Brown Lung, a poem for Labor Day by Ron Rush
Today I’m thinking about the laborers of our land. Workers in the mills, offices, factories, farms and mines. This poem is by Ron Rash. He teaches in North Carolina.
Sometimes I’d spend the whole night coughing up
what I’d been breathing in all day at work.
I’d sleep in a chair or take a good stiff drink,
anything to get a few hours rest.
The doctor called it asthma and suggested
I find a different line of work as if
a man who had no land or education
could find himself another way to live.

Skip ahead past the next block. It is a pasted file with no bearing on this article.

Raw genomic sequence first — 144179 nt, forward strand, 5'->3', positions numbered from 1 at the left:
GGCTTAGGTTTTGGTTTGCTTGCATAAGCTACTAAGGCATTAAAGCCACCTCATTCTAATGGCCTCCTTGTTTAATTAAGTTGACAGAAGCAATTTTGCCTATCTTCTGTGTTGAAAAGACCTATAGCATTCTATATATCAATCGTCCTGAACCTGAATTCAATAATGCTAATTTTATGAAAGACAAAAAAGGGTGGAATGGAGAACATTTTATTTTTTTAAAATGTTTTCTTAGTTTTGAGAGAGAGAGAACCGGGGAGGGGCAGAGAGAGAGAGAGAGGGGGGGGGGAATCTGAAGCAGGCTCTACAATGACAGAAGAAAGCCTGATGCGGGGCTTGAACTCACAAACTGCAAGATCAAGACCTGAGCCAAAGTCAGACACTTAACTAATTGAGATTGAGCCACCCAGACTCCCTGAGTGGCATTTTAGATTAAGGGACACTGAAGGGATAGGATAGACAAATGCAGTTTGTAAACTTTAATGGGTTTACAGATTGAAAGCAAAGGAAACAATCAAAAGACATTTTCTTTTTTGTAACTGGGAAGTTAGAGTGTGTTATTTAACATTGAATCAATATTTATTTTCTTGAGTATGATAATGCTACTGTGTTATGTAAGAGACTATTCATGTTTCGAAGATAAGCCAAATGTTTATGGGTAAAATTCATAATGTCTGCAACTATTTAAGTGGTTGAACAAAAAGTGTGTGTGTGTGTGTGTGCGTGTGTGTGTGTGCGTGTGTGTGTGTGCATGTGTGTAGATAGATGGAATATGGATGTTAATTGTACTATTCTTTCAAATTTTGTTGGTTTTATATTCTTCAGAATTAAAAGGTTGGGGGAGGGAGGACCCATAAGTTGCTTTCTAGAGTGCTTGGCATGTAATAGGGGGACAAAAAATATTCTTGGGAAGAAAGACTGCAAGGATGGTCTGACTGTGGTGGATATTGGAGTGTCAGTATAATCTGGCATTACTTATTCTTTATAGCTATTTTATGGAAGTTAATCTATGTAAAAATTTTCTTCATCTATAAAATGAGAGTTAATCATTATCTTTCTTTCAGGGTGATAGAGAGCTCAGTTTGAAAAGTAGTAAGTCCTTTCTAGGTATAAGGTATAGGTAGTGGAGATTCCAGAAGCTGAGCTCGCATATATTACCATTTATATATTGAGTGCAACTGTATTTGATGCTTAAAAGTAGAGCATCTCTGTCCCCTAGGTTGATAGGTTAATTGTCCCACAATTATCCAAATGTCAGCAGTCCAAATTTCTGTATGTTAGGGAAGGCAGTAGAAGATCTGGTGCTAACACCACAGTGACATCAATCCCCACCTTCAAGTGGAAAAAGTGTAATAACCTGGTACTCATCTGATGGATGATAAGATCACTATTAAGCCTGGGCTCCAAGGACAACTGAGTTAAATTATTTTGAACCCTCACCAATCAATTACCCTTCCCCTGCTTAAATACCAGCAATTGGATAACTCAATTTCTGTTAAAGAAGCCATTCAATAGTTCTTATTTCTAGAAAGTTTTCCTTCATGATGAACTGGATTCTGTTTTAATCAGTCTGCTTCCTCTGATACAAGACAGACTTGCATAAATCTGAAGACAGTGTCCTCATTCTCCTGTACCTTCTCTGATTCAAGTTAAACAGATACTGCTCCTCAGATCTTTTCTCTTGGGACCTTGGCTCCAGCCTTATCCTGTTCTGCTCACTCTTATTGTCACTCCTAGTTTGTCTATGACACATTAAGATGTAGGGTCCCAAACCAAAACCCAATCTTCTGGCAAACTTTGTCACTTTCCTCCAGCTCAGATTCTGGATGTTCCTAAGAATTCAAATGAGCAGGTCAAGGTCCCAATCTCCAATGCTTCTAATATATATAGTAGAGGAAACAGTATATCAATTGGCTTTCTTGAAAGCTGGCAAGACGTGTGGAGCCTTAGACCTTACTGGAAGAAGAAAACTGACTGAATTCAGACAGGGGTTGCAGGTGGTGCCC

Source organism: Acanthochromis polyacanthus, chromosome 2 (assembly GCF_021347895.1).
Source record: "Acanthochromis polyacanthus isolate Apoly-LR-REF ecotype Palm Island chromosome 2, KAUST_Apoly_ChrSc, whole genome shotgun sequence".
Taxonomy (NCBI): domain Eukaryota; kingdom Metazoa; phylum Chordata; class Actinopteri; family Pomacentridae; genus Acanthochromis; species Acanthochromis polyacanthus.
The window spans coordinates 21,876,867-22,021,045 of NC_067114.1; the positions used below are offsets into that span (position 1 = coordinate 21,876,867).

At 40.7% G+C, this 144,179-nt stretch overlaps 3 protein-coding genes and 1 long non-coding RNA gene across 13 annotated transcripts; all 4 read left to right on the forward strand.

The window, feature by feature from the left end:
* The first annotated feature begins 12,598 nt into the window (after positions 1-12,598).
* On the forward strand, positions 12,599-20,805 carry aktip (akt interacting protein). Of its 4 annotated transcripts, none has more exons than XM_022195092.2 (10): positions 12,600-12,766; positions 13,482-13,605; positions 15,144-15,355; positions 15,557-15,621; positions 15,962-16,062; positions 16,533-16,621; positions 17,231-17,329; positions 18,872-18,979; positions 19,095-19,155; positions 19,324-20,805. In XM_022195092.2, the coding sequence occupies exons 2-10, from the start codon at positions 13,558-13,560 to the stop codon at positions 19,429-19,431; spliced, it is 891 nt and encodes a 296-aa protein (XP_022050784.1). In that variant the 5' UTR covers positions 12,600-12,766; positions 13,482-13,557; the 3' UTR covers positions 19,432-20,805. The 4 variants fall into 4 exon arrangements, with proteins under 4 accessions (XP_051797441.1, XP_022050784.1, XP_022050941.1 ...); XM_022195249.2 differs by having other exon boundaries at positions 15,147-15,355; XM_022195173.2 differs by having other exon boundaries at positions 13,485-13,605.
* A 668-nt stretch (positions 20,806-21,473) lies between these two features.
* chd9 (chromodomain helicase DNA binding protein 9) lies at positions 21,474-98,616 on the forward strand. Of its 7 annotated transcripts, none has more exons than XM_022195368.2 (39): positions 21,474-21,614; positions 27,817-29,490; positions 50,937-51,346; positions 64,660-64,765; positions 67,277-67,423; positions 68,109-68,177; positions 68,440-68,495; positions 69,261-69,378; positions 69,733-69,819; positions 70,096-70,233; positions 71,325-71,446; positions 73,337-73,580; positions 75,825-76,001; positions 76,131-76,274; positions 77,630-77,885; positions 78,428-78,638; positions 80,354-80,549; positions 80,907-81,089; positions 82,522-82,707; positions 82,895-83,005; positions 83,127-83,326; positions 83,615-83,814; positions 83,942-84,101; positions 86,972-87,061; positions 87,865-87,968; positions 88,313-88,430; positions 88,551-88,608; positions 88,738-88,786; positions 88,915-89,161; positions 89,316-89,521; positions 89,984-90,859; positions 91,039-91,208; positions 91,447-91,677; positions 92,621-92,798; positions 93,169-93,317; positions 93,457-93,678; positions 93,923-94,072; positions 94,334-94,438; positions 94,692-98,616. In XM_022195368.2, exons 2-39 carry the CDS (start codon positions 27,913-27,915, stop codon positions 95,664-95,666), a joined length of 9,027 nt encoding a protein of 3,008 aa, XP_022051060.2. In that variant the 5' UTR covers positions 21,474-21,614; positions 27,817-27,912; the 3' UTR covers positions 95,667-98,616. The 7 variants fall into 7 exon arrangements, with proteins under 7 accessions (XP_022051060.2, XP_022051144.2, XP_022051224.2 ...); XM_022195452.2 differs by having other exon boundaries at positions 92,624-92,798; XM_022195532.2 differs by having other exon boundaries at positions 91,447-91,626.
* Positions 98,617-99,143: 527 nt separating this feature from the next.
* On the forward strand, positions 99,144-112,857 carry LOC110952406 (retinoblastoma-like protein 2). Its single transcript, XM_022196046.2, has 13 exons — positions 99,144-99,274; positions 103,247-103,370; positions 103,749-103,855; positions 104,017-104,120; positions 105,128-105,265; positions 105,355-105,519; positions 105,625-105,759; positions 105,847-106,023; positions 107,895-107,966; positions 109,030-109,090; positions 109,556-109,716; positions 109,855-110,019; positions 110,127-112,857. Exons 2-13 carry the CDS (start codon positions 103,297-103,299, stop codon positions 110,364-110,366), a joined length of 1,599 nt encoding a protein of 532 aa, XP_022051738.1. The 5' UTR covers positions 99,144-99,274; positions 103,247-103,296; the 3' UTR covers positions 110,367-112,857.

For that advice I paid a half-day’s wage.
Who said advice is cheap? It got so bad
each time I got a break at work I’d find
the closest window, try to catch a breath.
My foreman was a decent man who knew
I would not last much longer on that job.
He got me transferred out of the card room,
let me load the boxcars in the yard.
But even though I slept more I’d still wake
gasping for air at least one time a night,
and when I dreamed I dreamed of bumper crops
of Carolina cotton in my chest.